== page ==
The factors within firms and beyond firms, including the landscape of meso organisations collectively describe the technological capability of an industry, country or a sub-national region. The dynamic of how these factors influence each other is the essence of the innovation system of a country, industry (sector) or a location. The innovation system is not so much about the presence of any given organisations, as their ability to network and cooperate in disseminating and adapting knowledge.

Now to connect this concept of technological capability back to the meso organisations. Meso organisations and their functions are critical in disseminating technological knowledge in a society, industry or a region. The process by which these organisations emerge and adjust is unique and depends on the context. I am genuinely intrigued by how these institutions emerge, adapt and change over time to form modern organisations that can respond to, anticipate and adjust to structural change and patterns of economic or innovative underperformance in the economy. 

 

Sources

BEINHOCKER, E.D. 2006.  The Origin of Wealth: Evolution, Complexity, and the Radical Remaking of Economics. Boston, MA: Harvard Business School Press.

DOSI, G. and NELSON, R.R. 2010.  Technical change and industrial dynamics as evolutionary processes. In Handbook of the Economics of Innovation. Bronwyn, H.H. and Nathan, R. (Eds.), Amsterdam: North-Holland, pp. 51-127.

HAUSMANN, R. and RODRIK, D. 2003.  Economic development as self-discovery. Journal of Development Economics, Vol. 72(2) pp. 603-633.

HIDALGO, C.S.A. 2015.  Why Information Grows: the Evolution of Order, from Atoms to Economies. New York: Basic Books.

NELSON, R.R. 2003. Physical and Social Technologies and their Evolution. Piza, Italy: Laboratory of Economics and Management, Sant’Anna School of Advanced Studies.

NELSON, R.R. and WINTER, S.G. 1982.  An Evolutionary Theory of Economic Change. Cambridge, MA: Belknap Press of Harvard University Press.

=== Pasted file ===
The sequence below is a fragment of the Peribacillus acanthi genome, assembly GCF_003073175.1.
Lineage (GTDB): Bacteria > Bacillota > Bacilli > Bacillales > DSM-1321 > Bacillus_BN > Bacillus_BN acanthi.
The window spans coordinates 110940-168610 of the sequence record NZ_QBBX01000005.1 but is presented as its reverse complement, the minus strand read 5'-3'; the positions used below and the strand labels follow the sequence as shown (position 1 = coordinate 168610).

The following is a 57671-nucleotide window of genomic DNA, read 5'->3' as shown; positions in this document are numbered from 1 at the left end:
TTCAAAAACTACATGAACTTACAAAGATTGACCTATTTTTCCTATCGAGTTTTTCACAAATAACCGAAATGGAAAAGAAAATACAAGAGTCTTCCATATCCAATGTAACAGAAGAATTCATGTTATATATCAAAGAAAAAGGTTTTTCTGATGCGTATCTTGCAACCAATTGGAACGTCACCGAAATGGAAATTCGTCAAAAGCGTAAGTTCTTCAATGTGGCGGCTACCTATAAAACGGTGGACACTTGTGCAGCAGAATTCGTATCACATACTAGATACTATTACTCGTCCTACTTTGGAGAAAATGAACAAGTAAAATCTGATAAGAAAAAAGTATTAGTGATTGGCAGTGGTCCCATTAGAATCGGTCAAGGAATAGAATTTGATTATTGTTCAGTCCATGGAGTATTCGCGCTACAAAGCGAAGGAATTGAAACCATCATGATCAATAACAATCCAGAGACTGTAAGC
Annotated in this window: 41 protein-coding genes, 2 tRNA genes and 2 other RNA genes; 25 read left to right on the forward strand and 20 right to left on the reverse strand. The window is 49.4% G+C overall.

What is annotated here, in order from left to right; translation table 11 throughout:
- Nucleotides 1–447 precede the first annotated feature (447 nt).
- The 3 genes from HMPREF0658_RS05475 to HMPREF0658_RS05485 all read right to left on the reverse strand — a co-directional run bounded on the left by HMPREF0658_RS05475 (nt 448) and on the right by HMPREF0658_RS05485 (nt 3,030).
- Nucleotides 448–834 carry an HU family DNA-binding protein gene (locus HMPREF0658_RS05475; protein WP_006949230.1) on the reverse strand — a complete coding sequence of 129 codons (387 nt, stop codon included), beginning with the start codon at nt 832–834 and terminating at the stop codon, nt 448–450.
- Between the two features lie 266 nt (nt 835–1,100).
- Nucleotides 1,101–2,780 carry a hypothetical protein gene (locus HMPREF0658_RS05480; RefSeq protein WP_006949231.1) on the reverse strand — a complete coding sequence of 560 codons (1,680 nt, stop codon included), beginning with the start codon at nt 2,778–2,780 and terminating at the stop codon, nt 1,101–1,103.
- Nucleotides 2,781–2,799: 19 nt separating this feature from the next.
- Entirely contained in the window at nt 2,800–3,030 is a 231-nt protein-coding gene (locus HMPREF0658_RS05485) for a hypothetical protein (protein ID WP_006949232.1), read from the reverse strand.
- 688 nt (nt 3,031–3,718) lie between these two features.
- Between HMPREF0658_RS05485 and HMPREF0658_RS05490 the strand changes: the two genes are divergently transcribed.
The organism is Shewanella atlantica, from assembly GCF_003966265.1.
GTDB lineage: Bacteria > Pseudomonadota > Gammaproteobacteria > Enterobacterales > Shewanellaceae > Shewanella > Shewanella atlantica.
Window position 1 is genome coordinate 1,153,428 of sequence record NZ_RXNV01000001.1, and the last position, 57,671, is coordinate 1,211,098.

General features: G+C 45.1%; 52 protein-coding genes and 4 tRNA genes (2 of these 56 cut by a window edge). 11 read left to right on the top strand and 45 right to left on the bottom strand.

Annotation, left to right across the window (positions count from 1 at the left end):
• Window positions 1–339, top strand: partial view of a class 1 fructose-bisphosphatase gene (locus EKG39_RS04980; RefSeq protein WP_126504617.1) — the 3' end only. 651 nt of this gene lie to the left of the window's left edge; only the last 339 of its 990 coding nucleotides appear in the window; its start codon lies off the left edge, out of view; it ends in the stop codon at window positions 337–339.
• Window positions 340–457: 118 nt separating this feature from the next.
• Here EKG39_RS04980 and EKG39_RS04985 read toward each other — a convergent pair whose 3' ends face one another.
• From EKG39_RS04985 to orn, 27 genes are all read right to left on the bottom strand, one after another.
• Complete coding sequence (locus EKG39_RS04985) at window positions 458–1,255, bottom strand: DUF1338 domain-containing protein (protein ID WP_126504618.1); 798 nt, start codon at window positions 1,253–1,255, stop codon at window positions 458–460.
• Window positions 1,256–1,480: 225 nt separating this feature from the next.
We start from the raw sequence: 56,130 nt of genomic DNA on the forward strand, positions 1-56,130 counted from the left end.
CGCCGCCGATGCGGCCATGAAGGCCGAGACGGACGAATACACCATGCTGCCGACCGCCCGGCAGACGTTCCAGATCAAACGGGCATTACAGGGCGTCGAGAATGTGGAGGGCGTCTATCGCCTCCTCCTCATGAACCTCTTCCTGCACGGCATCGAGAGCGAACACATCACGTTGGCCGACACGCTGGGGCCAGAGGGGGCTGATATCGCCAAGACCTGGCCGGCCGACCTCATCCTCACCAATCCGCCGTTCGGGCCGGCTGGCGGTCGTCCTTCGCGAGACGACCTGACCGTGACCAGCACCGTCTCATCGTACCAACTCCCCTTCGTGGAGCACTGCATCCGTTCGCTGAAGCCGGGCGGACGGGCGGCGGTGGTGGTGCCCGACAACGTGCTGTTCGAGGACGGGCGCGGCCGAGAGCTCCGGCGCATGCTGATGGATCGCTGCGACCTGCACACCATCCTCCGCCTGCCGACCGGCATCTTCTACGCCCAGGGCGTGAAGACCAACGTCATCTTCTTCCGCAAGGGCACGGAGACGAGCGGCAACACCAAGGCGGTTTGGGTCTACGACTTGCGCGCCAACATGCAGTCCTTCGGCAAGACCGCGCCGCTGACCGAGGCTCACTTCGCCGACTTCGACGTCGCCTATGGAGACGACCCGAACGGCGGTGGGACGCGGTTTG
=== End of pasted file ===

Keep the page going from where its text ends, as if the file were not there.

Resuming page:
RODRIK, D. 2000.  Institutions for high-quality growth: What they are and how to acquire them. Studies in Comparative International Development, Vol. 35(3) pp. 3-31.

SCHUMPETER, J. 1934.  The Theory of Economic Development. Harvard, MA: Harvard University Press.

 

The evolution of technologies, industries and regions

In the earlier research on technological evolution in the 1970-1995 period, attention was mainly paid to either a whole economy or a single sector or technological paradigm. It is broadly understood from this research that different industries and technologies evolve at different rates. This means that over time, some industries may be more important than others, or at least, some may be accelerating while others may be stagnant or declining. In recent research by Saviotti and Pyka (2013), the emergence of new technologies and industries (and the goods and services that they provide) is seen as offsetting the diminishing returns that are innate in the development of existing technologies. Nelson (2015) argues that this is a reason why absorption and further development of these technologies are necessary to maintain economic development.

In enabling technological evolution in countries, a whole range of actors play a part. Individuals and informal networks, to large and small firms all play a role. However, for the last century, most technological advancements have been supported by scientists, the academia and professional societies and a range of supporting meso organisations. In Europe, professional associations often play an important role in the deepening and dissemination of technological knowledge.

I want to come back to the meso organisations mentioned in the earlier paragraph. Meso organisations or functions are created in response to structural issues like market failures, sometimes government failures or persistent patterns of underperformance in the economy. These meso functions are critical in supporting economic actors to discover what is possible in a given economic context, to assist stakeholders to overcome coordination failures, and to provide critical public goods (such as scarce or expensive technological infrastructure, demonstration facilities, testing facilities, public research, and so on).

The meso functions enable a society, industry or even the public sector to discover and absorb new ideas, they enable learning by doing, they encourage the adaptation and dissemination of new knowledge or technologies, and they connect different stakeholders to overcome coordination and search failures. These meso functions are a critical ingredient in the local innovation system as they extend the technological capability of a given sector, industry, market or region in a country.